I am sitting at our kitchen island cutting out several dozen little coupons that read, “J’ai parlé seulement en français aujourd’hui!” at my daughter’s request. Her French teacher has asked her to prepare these reward coupons for her class. It’s not the first time my scissors have deftly cut 12 coupons from one 8 ½ x 11 page, so I ask her, “Why do you always have to bring these home for cutting?” “Oh, because my teacher says I am one of the best students in the class”, she chirps. Really. She is one of the best students or I am one of the best sucks? She is happily doing her homework at the kitchen table so I don’t protest this little chore that is preventing me from folding laundry.
As I am snipping away, I think of an article I’d just read about how adult children are depending more and more on their middle-age parents for everything from a little extra cash now and then to home-cooked meals to clean laundry – even when they no longer live at home. A recent study conducted by Purdue University studied 633 parents aged 40 to 60, and their 1,384 adult children, ages 18 to 33 (that’s 2.2 children per family, by the way). According to the study, most of these kids still rely on their parents for some form of support: ¾ of these kids still get their parents to help out with laundry or other domestic tasks, more that ¾ got some form of financial help and over 90% still checked in with them weekly (phone, email, etc). The authors of this study suggest that parents are helping their kids out more because they’ve inherited such a complicated world. Now the debaters retort that because these adults have depended on their parents for an extra 10 years or so when they should have been flying solo, their self-reliance habits (or lack thereof) have massive implications on society.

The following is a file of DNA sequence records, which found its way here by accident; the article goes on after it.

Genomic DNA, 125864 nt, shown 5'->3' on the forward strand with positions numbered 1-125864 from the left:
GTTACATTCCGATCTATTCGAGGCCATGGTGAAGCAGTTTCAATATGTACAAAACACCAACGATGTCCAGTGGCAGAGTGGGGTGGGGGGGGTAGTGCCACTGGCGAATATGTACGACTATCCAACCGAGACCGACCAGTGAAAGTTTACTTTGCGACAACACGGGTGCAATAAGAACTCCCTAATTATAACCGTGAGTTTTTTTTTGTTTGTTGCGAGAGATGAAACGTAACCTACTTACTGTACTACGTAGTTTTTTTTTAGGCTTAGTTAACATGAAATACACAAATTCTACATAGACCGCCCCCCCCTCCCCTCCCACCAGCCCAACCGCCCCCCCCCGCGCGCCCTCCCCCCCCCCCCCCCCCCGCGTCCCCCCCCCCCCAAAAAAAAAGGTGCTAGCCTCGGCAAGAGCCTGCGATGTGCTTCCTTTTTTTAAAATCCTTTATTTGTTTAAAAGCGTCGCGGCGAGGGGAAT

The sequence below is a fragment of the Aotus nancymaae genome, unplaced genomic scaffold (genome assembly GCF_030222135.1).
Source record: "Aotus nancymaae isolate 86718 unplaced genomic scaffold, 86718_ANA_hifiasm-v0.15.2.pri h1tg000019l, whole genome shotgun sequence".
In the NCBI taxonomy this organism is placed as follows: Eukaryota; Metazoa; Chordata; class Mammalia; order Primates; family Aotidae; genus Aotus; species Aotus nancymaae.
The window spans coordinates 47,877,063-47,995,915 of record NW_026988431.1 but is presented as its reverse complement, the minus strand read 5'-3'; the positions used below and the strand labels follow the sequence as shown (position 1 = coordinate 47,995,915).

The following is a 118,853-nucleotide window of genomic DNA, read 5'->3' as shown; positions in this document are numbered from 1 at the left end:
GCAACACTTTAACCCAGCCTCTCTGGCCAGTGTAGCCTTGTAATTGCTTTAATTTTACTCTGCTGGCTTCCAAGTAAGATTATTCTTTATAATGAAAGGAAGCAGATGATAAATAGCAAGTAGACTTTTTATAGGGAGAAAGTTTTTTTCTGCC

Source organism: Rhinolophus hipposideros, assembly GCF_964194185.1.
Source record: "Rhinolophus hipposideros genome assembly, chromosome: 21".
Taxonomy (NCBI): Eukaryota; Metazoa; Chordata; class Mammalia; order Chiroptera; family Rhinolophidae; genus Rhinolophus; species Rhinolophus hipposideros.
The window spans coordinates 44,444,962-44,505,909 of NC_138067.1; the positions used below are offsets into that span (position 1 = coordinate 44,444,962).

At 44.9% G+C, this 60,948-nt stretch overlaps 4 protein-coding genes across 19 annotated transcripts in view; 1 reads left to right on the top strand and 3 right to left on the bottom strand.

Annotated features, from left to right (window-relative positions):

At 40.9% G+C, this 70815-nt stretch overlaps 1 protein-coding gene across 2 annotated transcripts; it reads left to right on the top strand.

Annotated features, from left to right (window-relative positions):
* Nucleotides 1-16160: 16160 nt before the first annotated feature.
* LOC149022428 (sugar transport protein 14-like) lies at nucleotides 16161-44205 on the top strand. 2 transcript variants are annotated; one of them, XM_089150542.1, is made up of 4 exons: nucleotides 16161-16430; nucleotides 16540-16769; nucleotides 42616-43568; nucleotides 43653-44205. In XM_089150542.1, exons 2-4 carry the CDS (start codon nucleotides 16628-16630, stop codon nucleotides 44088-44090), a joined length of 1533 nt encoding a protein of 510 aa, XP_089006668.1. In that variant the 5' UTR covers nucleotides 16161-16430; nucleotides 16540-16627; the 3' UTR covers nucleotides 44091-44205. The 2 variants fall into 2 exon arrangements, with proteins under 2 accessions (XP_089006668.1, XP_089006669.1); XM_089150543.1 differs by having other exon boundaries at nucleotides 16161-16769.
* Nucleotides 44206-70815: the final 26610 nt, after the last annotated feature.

I’m not sure I agree with the debaters. Isn’t the North American society just about the only one on Earth that spurns the traditional inter-generational home? Hundreds of cultures exist where not just the middle-age parents chip in but so do the grandparents. So you get a little extra cash from your parents once in a while, so what? That just means less inheritance on which to be taxed. Does it not “take a village to raise a child”? We call them elders not just because they’re older, but because we rely on them for their support. What Italian mother doesn’t expect her brood for Sunday dinner and then send them home with leftovers that would feed a small nation? There are plenty of grandparents look forward to having their grandkids all to themselves for a weekend while mom and dad dash off to a weekend get-away (well, maybe not plenty – and maybe they’re probably naïve enough to do it just once)? How many self-actualization gurus profess that the key to happiness is calling your mother once a week? Had this study been conducted in India instead of Philadelphia, I’m certain the results would have been the same… yet its interpretation entirely different.
As my daughter slams her Math textbook shut, I snap out of my anthropological reverie. “Has Dad made my lunch yet, Mom? ‘Cuz if not, I’d really like some of your homemade muffins, okay?” Perhaps I should tell her to just do it herself, but I do not. It’s really not that complicated; we’re all just trying to help each other out once in a while, right?
Author’s note: Dad did make the lunch but I did not make the muffins…yet.
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